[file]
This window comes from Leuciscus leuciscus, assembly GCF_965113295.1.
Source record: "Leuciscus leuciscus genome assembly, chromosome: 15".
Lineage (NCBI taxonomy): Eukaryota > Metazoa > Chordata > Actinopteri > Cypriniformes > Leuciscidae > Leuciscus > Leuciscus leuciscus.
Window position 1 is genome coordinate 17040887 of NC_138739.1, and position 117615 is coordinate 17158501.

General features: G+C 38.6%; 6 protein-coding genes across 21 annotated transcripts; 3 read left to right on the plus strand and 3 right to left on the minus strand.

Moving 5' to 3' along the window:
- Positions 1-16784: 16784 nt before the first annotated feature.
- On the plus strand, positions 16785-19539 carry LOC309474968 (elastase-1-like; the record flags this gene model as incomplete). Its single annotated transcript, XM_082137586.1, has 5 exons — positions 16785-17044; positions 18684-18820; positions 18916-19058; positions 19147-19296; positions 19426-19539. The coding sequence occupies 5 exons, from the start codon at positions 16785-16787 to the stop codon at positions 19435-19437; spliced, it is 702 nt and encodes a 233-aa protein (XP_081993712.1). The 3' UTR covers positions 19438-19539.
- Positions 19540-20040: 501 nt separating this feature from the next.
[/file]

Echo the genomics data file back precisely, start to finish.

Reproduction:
This window comes from Leuciscus leuciscus, assembly GCF_965113295.1.
Source record: "Leuciscus leuciscus genome assembly, chromosome: 15".
Lineage (NCBI taxonomy): Eukaryota > Metazoa > Chordata > Actinopteri > Cypriniformes > Leuciscidae > Leuciscus > Leuciscus leuciscus.
Window position 1 is genome coordinate 17040887 of NC_138739.1, and position 117615 is coordinate 17158501.

General features: G+C 38.6%; 6 protein-coding genes across 21 annotated transcripts; 3 read left to right on the plus strand and 3 right to left on the minus strand.

Moving 5' to 3' along the window:
- Positions 1-16784: 16784 nt before the first annotated feature.
- On the plus strand, positions 16785-19539 carry LOC309474968 (elastase-1-like; the record flags this gene model as incomplete). Its single annotated transcript, XM_082137586.1, has 5 exons — positions 16785-17044; positions 18684-18820; positions 18916-19058; positions 19147-19296; positions 19426-19539. The coding sequence occupies 5 exons, from the start codon at positions 16785-16787 to the stop codon at positions 19435-19437; spliced, it is 702 nt and encodes a 233-aa protein (XP_081993712.1). The 3' UTR covers positions 19438-19539.
- Positions 19540-20040: 501 nt separating this feature from the next.